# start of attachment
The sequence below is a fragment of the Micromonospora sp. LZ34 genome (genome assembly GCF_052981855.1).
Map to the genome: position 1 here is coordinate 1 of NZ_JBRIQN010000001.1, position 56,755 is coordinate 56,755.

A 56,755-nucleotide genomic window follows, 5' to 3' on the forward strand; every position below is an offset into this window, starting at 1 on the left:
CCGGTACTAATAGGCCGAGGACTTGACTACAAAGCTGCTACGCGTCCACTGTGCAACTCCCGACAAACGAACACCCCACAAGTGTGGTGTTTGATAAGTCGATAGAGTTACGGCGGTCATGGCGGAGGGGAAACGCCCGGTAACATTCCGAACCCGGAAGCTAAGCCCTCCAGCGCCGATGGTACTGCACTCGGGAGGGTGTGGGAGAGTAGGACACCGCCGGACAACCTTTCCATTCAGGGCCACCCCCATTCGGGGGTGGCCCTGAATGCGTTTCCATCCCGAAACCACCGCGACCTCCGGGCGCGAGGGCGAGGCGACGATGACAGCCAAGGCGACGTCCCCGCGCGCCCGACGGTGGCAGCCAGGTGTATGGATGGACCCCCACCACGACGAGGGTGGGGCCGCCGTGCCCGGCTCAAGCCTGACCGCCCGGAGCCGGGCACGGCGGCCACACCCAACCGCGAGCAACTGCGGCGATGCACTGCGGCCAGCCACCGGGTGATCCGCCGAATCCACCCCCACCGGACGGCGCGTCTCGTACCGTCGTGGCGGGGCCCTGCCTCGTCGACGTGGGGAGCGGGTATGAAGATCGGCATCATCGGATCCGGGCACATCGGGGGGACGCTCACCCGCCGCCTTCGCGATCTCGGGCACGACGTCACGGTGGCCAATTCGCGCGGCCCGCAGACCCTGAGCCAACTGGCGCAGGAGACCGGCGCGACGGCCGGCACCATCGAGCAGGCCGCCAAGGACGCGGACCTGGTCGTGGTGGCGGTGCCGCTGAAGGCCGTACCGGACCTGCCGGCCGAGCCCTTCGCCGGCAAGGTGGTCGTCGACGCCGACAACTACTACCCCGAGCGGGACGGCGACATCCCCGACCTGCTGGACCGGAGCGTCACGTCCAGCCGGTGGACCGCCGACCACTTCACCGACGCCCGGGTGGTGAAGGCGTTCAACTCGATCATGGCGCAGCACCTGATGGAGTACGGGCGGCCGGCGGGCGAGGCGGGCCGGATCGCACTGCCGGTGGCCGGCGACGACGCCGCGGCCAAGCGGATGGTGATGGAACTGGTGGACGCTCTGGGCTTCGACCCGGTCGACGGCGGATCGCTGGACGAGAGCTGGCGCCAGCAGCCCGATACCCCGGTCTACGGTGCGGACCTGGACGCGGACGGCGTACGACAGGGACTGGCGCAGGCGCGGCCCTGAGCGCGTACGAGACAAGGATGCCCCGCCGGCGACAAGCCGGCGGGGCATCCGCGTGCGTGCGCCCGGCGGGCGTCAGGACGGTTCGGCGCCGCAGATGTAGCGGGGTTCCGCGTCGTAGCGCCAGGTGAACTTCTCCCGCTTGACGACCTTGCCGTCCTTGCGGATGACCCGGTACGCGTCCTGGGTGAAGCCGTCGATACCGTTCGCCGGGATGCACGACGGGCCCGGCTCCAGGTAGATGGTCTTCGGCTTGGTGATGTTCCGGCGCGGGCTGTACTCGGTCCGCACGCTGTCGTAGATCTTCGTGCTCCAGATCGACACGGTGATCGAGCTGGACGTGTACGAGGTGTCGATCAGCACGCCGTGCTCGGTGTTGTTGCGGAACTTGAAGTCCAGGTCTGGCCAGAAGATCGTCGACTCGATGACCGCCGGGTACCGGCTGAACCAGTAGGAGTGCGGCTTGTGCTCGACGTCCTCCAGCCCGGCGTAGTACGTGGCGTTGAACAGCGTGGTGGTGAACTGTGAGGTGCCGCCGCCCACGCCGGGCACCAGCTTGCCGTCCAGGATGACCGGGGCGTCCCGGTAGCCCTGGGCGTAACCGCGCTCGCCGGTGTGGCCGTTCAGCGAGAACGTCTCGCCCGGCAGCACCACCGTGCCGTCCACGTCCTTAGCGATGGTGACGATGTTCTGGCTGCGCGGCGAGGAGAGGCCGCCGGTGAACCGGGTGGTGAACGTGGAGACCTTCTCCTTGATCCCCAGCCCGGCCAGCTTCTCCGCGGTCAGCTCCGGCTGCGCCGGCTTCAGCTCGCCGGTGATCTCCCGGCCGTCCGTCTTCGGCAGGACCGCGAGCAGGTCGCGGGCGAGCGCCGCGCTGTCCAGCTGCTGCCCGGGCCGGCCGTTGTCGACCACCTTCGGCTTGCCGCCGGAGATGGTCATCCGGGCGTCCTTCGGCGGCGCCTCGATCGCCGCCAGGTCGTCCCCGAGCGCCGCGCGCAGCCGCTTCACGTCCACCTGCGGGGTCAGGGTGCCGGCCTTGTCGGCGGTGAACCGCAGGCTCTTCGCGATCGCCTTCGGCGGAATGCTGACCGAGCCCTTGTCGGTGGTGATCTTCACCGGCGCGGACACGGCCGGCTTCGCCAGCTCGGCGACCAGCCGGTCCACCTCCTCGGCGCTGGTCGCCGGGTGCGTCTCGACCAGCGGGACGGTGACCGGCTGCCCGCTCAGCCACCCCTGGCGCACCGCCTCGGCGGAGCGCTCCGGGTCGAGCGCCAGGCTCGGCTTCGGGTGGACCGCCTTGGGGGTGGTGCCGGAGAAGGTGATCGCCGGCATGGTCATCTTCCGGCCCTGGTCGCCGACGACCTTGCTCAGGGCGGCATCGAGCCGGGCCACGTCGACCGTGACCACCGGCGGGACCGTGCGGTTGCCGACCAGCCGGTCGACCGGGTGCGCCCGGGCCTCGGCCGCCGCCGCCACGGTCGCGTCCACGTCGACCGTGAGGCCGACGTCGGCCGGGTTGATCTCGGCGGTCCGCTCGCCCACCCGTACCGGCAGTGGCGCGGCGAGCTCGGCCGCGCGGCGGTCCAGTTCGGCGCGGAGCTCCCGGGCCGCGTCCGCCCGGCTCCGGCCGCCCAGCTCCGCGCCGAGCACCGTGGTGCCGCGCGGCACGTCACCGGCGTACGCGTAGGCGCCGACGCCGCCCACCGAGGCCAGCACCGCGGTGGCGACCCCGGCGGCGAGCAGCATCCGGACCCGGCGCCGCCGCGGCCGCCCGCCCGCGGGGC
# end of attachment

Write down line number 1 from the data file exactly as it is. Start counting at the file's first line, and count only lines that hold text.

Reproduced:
The sequence below is a fragment of the Micromonospora sp. LZ34 genome (genome assembly GCF_052981855.1).